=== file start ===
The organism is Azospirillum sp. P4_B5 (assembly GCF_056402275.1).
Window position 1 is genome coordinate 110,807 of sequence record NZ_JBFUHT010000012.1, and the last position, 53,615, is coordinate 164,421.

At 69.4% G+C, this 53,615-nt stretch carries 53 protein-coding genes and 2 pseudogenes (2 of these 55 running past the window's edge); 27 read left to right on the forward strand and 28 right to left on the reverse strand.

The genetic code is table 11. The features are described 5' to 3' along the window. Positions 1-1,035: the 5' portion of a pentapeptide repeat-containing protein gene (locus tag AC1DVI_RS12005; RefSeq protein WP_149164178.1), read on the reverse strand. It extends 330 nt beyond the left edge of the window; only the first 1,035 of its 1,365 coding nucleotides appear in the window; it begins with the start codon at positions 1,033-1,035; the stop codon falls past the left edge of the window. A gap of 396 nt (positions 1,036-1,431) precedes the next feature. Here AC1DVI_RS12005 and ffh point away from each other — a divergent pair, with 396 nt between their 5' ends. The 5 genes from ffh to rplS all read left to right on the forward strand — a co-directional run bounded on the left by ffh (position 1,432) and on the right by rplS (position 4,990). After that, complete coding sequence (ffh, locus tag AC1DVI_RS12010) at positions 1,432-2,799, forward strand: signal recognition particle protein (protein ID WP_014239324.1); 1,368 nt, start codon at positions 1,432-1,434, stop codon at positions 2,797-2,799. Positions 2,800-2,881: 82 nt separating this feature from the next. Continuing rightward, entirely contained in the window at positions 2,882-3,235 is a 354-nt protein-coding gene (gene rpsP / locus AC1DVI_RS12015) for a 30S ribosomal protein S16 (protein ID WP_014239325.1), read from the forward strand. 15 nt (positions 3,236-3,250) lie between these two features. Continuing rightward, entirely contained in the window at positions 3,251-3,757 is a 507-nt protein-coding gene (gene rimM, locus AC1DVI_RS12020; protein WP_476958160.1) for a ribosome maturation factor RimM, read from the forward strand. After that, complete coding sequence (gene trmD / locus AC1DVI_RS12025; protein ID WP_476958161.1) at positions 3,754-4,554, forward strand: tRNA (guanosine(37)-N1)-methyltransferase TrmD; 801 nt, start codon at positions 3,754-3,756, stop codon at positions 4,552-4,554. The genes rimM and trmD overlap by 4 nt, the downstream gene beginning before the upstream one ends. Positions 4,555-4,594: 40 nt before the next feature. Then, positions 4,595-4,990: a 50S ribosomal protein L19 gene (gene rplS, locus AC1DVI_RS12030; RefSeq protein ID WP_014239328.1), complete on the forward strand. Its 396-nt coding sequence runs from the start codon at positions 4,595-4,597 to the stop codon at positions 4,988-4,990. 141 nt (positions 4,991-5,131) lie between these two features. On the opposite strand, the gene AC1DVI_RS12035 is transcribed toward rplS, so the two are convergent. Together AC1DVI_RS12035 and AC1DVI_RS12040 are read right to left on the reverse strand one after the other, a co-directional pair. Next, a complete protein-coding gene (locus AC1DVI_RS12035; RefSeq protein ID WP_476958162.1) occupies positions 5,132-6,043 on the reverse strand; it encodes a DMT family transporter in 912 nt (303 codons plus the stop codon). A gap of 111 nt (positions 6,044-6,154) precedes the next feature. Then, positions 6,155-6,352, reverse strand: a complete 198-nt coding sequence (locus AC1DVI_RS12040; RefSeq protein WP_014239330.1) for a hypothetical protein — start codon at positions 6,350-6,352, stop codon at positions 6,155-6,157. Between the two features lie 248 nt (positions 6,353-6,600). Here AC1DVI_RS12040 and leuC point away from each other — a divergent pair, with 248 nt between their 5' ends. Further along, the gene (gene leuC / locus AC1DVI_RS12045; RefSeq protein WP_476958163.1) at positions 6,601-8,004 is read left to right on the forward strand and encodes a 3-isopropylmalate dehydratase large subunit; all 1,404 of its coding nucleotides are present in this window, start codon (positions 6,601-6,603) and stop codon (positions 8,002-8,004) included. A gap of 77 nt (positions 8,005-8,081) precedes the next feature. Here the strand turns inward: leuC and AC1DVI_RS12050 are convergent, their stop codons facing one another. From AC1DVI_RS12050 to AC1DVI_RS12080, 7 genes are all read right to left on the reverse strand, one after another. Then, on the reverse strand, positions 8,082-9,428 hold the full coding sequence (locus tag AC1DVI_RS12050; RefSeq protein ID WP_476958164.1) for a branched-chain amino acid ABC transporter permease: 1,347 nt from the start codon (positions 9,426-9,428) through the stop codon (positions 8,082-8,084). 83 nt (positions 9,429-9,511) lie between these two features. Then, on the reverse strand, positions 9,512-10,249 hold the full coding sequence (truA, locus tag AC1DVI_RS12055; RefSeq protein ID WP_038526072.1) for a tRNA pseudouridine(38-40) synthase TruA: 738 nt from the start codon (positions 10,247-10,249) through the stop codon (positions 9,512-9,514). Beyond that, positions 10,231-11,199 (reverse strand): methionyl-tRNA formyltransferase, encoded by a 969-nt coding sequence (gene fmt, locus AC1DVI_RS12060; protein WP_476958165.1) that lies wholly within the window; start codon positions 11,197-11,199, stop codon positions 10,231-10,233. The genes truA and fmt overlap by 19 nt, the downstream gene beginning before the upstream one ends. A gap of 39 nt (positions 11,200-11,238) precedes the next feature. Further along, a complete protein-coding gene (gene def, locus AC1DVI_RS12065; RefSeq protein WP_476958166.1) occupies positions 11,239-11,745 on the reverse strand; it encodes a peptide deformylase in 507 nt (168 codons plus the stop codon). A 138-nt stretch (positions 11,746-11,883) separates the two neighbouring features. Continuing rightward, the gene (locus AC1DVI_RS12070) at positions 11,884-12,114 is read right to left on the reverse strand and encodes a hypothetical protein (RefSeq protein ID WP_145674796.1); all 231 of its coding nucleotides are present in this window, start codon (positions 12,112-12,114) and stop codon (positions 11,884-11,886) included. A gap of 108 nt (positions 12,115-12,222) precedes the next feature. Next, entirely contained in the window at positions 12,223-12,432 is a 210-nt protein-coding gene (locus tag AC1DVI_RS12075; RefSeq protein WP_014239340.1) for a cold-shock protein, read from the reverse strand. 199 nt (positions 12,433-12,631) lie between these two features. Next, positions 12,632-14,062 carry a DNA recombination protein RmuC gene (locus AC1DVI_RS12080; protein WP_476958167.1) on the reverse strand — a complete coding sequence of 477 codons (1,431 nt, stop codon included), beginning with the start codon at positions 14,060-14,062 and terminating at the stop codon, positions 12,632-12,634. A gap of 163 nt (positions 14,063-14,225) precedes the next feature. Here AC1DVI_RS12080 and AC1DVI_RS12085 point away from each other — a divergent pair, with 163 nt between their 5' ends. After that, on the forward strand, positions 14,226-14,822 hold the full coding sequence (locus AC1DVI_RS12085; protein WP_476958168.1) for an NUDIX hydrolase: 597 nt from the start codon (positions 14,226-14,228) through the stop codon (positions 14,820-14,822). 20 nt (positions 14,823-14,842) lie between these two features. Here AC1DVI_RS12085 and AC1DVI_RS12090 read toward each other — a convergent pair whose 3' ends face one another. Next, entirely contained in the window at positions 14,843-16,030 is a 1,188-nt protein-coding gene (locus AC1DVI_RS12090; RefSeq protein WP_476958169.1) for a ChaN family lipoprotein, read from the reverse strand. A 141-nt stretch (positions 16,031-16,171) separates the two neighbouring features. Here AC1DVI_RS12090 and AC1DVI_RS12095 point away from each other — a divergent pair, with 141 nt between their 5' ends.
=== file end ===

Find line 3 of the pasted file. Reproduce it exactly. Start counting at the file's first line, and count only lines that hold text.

At 69.4% G+C, this 53,615-nt stretch carries 53 protein-coding genes and 2 pseudogenes (2 of these 55 running past the window's edge); 27 read left to right on the forward strand and 28 right to left on the reverse strand.